In response to media enquiries concerning recent comments made by certain sectors of the public in respect of the Judiciary, a spokesman for the Department of Justice responded as follows this evening (March 30):
1. Judicial independence is of fundamental importance to Hong Kong. Judges only decide cases according to the relevant evidence and the applicable law.
2. The spokesman repeated the following remarks made by the Secretary for Justice at the Ceremonial Opening of the Legal Year 2014 on January 13, 2014 (paragraphs seven to nine):
"Controversial decisions, such as cases concerning the rights guaranteed under the Basic Law or those concerning environmental protection, often attracted media attention or even generated heated discussion. This is totally understandable. The freedom of the press and the freedom of expression must allow appropriate and good faith discussion of decisions made by judges. As Lord Atkin once remarked (Note 1), 'Justice is not a cloistered virtue: she must be allowed to suffer the scrutiny and the respectful even though outspoken comments of ordinary men.'
However, appropriate discussion or even criticism of judicial decisions is one thing, abusive attacks and unwarranted conduct which would undermine the independence of the judiciary and public confidence in the administration of justice are totally different. As Sir Anthony Mason observed (Note 2) the courts 'should not be made a target of irresponsible criticism. Public confidence, which is vital to the well-being of the administration of justice, once lost or damaged, is not easily restored.'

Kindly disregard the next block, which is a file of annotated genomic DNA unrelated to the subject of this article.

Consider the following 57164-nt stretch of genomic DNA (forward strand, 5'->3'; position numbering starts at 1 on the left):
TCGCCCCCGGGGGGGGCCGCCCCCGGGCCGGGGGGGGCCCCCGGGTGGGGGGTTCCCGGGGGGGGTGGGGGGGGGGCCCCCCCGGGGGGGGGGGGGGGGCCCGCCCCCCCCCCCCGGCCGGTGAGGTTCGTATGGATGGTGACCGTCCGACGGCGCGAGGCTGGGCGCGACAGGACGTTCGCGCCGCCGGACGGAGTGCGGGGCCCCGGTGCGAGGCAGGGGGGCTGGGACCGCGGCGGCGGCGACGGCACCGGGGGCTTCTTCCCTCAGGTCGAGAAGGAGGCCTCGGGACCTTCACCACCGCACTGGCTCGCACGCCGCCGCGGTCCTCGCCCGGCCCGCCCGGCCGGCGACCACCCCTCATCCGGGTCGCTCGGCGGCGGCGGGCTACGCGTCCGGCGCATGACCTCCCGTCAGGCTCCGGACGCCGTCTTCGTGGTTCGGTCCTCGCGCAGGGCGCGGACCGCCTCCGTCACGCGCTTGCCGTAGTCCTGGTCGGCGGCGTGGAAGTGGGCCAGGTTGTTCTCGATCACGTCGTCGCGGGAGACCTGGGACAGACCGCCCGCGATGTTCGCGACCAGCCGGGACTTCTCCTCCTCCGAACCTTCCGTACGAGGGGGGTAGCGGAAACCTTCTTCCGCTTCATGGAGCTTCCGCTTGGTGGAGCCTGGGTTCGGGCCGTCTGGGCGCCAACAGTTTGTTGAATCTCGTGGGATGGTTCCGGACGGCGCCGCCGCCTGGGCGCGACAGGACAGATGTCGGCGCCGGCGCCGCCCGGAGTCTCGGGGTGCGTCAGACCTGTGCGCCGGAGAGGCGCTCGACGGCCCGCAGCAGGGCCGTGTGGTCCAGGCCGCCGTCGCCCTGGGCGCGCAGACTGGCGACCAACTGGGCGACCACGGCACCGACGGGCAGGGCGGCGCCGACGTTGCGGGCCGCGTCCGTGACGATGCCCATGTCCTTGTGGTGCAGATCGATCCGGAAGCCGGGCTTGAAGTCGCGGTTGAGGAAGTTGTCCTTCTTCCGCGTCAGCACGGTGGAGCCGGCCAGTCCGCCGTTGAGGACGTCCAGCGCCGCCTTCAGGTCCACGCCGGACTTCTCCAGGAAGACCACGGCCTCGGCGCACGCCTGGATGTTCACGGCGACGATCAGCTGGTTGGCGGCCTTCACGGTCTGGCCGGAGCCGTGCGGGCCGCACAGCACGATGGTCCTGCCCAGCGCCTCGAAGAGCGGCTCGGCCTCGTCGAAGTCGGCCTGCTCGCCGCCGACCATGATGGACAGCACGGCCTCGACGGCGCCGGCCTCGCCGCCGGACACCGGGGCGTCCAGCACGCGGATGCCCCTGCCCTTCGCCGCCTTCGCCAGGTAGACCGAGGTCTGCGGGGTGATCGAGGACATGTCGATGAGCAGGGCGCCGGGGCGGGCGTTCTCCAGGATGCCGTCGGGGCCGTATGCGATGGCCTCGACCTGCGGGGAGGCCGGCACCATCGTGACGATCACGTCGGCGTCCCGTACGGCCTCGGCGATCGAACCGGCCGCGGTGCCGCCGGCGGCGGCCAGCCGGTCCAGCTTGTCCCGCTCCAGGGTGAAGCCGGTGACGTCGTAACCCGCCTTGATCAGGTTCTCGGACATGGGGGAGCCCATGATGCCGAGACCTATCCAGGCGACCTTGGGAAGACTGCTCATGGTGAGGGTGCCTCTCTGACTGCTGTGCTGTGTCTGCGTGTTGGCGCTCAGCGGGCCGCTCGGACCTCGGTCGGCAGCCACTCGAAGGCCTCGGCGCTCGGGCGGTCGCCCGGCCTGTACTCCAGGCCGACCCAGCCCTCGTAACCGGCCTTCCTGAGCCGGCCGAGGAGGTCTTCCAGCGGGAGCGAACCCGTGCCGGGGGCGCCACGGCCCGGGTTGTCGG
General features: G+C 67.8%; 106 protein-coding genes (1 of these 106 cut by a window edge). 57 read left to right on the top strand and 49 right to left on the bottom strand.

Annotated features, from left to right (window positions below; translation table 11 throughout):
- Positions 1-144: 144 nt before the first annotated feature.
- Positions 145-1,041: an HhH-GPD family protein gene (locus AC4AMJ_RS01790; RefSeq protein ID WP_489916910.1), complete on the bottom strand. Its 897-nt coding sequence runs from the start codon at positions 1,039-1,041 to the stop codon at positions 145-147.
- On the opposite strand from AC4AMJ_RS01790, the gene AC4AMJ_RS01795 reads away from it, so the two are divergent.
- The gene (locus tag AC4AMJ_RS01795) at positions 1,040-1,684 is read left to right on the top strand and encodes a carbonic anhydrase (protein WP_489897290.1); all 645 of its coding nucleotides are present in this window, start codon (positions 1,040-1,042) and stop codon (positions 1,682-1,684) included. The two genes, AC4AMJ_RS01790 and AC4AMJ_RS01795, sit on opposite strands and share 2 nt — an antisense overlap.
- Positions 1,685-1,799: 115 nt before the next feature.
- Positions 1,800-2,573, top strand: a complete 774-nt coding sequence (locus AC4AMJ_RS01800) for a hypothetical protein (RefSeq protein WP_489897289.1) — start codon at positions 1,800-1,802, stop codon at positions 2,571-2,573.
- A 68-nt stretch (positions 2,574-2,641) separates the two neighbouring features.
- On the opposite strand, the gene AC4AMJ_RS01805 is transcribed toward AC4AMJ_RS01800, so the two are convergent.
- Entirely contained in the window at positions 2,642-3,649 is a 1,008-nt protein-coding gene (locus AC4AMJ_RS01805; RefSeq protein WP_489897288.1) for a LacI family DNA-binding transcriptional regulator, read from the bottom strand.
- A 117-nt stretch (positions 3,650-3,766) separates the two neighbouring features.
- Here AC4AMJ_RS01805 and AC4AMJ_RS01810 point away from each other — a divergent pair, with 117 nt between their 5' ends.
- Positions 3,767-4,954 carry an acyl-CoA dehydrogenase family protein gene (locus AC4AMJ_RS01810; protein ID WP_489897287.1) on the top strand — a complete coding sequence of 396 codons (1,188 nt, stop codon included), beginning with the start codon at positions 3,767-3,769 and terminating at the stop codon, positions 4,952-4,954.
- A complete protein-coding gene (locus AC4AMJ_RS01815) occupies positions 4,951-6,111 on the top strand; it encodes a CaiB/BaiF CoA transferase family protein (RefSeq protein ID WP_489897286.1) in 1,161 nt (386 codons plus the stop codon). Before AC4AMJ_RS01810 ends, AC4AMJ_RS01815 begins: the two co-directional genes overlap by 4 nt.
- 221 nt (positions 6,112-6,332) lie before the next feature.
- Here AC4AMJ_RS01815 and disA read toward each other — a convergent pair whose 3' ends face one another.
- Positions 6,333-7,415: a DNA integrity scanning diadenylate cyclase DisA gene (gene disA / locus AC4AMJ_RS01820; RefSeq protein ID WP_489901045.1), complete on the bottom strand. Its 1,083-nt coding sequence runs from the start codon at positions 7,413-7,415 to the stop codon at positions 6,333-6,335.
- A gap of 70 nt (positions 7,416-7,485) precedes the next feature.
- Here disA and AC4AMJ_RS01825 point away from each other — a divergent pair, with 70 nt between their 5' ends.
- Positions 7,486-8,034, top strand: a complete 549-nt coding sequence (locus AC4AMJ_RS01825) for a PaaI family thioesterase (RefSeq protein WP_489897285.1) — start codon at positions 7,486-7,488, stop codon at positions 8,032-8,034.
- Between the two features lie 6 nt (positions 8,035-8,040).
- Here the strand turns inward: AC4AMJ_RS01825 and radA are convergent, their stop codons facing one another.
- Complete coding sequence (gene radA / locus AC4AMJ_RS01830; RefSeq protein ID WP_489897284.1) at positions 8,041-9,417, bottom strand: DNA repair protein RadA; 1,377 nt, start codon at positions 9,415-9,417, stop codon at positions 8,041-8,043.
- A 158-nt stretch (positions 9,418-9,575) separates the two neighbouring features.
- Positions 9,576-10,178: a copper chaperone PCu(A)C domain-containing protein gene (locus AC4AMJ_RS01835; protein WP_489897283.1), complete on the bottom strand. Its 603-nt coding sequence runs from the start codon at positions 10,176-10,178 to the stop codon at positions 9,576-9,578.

Similarly, Sir Sydney Kentridge, QC, pointed out as follows (Note 3):
'... Independence here means more than independence from government direction. It means also that judges in making their decisions should as far as humanly possible not be influenced by public opinion, or by any sense of obligation to the government or to any individual, party, or pressure group. There is a particular threat to judicial independence which should concern us: that is, the growing tendency for politicians and the press to attack in intemperate and even vituperative terms judges who have given decisions with which they disagree.
'Judges, it has also been said, must have broad backs, and usually they have. The real mischief of unwarranted attacks on the motives and integrity of the judges, however, is not any hurt to the judge's feelings; it is that they undermine that respect for the judiciary without which, ... the foundations of the rule of law are undermined.'"
3. The Secretary for Justice invited the community to take note of the above position and not to take any step which may constitute contempt of court or other criminal offences, or otherwise may prejudice judicial independence. Where necessary, the Department of Justice will not hesitate to take appropriate actions.
Note 1: See Ambard v AG for Trinidad and Tobago  AC 322.
Note 2: See Geoffrey Lindell (ed.), "The Mason Papers", (The Federation Press) (2007), at p. 99.
Note 3: See Sydney Kentridge, QC, "Free Country: Selected Lectures and Talks" (Oxford & Portland, Oregon) (2012), at pp. 155-156.
Ends/Monday, Mar 30, 2015